One of the first lessons your Golden learns – if not the very first – is housetraining. Yes, you may dread this, but it’s necessary. And no, it’s not really as difficult as you’ve been imagining, that is if you know a few “secret methods” to speed this procedure up a little.
Let’s start with paper training. This comes in handy when you leave for work and the pup just can’t hold it much longer.
Just like its name, the objective of paper training is to teach your dog to urinate and defecate on newspaper placed in a specific place in your house. Most Golden parents choose either the kitchen or the bathroom because these areas are easy to clean.
Keep in mind not to place these newspapers too close to your dog’s eating area, for obvious reasons. No one, not even a canine wants to eat next to his “potty.”
Lay several layers of paper down on the floor in the room you’ve chosen. You’ll want to place enough down that the lower layers will stay dry when your dog uses these.
Initially, you’ll want to keep your pup in the same room you’ve chosen until he does his “business.” If he used the paper, remove the top several, soiled sections. Then place more layers, underneath the clean remaining sections.
This action is more important than you think. When you rotate the layers in this fashion, you’re leaving the scent intact for your pup. This makes it easier for him to “relocate” the papers and use the area again.
The key to the success of this training is you. The moment you take Goldie out of the crate, you need to take her outside and keep her outside for a predetermined amount of time.
As your pup grows, he can stay out of the crate for longer periods of time. Eventually, you’ll be able to leave the crate door open all the time with no fear of any more accident. Of course, this depends on you taking your dog outside regularly.
There are other advantages to using a crate by the way. Before dogs were domesticated, they actually lived in caves. It’s just instinct then for dogs to find a covered “cave-like” cover for security. You’ll discover that your friend may actually prefer not only to sleep in the crate but will routinely return there. The crate then serves as a sleeping box and a travel crate.
Still one more use for the crate is discipline. If your friend isn’t listening to your commands, you can pick him up and place him in there. Isolating him from you is a vivid illustration to him that you’re displeased.
Outdoor “Potty” Training
As soon as you bring your puppy home, outdoor training begins. In fact, as I’ve mentioned before, you’ll want to keep the little guy out until he does his thing. Simply walk him to the area (which means you have given this forethought prior to bringing him home) where you expect him to go.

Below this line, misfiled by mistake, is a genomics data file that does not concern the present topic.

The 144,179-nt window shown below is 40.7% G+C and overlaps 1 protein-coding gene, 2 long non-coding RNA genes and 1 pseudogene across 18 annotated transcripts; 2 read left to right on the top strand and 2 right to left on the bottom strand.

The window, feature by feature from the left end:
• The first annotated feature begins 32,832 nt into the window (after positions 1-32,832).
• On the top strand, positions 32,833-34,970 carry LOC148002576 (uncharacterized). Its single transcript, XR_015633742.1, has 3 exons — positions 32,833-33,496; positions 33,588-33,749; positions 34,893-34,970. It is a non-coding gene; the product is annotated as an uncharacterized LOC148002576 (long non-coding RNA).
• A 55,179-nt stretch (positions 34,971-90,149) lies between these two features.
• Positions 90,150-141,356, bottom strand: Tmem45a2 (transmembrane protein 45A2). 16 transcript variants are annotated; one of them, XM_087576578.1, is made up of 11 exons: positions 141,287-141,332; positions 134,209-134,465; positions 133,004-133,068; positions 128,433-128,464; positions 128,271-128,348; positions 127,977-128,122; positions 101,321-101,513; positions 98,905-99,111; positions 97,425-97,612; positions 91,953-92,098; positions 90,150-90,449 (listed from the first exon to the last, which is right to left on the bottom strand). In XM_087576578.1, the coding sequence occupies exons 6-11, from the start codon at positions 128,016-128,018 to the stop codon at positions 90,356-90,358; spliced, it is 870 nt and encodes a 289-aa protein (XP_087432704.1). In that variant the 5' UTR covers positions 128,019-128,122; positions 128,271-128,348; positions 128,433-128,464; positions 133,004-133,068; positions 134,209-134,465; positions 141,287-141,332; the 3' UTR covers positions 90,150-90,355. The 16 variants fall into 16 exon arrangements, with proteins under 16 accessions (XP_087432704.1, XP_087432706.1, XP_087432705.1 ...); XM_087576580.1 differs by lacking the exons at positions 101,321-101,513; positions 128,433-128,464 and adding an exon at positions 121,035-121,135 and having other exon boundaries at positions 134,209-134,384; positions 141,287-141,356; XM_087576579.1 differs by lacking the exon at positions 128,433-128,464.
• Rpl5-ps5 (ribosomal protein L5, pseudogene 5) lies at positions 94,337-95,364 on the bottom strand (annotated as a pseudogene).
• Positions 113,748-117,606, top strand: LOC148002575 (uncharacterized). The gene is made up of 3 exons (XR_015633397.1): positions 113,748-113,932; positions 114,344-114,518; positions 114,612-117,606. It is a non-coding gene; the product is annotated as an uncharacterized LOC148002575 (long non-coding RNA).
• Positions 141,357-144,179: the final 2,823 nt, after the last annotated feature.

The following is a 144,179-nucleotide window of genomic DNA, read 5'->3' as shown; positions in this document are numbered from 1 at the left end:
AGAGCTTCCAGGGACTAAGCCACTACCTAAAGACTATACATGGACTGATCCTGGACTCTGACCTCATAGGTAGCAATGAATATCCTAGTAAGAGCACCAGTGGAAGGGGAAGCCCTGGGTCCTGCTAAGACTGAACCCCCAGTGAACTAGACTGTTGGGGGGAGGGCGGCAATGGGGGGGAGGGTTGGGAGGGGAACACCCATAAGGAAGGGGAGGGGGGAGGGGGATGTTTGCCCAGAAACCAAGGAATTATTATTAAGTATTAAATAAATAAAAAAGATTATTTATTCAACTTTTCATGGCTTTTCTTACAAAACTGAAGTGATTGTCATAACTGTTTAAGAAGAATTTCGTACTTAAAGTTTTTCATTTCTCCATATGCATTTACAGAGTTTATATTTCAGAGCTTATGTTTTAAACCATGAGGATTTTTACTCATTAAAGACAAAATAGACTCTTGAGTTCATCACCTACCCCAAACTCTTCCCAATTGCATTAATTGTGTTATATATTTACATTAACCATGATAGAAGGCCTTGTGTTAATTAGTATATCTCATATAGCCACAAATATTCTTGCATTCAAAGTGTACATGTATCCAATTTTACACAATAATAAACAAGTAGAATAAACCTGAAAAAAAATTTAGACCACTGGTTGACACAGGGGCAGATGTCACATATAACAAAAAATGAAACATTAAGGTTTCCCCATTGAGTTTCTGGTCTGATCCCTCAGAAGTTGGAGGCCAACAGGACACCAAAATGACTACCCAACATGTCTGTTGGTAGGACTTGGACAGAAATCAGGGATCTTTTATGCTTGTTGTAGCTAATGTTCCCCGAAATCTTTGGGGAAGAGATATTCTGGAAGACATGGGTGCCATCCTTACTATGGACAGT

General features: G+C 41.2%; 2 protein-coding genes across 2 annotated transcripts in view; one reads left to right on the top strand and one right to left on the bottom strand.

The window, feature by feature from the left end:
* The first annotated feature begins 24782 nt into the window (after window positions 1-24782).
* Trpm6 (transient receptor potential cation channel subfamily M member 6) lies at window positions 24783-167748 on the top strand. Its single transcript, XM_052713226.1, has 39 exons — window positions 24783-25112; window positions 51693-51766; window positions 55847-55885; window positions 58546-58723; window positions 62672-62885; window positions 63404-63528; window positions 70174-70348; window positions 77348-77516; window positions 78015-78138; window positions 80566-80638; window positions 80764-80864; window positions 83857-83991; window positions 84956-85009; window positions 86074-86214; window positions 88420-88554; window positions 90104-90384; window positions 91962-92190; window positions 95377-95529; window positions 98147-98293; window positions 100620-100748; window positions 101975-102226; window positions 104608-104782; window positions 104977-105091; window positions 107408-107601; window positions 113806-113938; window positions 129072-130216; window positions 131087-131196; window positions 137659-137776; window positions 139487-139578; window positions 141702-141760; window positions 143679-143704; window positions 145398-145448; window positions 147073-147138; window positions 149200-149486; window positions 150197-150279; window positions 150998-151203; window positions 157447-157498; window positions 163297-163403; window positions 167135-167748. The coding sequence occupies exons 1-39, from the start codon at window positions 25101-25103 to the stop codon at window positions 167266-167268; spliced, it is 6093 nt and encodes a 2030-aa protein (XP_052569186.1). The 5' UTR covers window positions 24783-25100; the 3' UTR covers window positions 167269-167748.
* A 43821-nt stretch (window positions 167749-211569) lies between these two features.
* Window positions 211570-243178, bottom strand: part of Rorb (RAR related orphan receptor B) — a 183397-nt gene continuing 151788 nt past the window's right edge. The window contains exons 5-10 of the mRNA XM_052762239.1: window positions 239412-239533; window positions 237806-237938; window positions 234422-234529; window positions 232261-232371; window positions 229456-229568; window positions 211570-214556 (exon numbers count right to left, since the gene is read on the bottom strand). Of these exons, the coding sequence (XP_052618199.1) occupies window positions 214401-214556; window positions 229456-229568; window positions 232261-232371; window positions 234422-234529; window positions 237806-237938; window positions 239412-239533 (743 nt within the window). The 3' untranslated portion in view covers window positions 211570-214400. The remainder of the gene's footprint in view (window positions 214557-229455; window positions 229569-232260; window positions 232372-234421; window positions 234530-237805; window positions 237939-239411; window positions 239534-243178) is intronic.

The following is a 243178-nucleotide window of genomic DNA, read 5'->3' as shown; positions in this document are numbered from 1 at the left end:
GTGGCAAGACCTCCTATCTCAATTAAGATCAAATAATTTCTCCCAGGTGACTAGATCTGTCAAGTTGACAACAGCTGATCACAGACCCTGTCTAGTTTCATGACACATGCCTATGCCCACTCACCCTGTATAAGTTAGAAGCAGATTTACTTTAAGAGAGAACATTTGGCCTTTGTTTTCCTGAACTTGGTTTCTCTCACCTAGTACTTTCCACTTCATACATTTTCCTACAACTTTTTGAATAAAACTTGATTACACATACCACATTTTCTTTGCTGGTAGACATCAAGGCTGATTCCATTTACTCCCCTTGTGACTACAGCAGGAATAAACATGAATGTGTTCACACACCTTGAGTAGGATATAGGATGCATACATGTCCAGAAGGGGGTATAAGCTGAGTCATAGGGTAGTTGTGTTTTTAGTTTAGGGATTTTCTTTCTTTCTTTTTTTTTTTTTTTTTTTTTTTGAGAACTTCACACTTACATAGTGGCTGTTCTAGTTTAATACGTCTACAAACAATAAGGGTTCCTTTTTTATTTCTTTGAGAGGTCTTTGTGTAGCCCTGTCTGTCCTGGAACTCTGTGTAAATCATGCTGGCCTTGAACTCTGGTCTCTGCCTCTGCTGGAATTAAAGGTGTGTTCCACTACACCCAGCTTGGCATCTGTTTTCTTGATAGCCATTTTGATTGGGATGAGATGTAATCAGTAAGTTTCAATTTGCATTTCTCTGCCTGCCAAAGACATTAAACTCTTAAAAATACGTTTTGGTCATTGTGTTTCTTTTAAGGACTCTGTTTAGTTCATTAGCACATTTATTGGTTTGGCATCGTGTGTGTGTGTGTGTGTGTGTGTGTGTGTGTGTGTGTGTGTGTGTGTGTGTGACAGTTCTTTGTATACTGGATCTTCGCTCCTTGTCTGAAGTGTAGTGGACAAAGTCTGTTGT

Especially this first time, give him plenty of time to relieve himself. When he finally does it, praise him. Not only perform some verbal commands but pet him and scratch him behind his ears. Eventually, he’ll search for this area when he has to go out.
Keep in mind that puppies may have to relieve themselves as many as six times a day. You need, though, to take him out about every three to four hours. In order to help ensure success, take the little guy for a walk after each meal. There’s extra pressure placed on his bladder after he eats. So don’t let a long time go by between the meal and the walk.
The last walk of the day, by the way, should be as late in the evening as you can possibly make it. You know what this does, of course. It increases your pup’s chances of making it through the night accident-free.
The Clean Up
When your dog does his business outside, you should always clean up after him. This is true in your own yard, but it’s especially essential when you walk him in public places. Many municipalities in fact, have laws that enforce this clean up.
And it really is simple enough to do. Just carry a plastic bag or what’s called a “pooper scooper” with you. Then make sure you dispose of the mess properly.
Do you have children? When you “potty trained” them you no doubt encountered accidents. Well, the same is true of Golden Retrievers. No matter how careful you are – or how diligent your pet is – accidents are bound to happen.
Don’t punish your pup if he can’t hold it throughout the night. First, remember your pup has a short memory. He won’t realize why you’re punishing him while you’re actually admonishing him.
If you do happen to catch him in the act, then a strong, stern “no” is definitely in order. Don’t spank him – whatever you do, don’t stick his nose in it. It will probably only give you one more mess to clean up.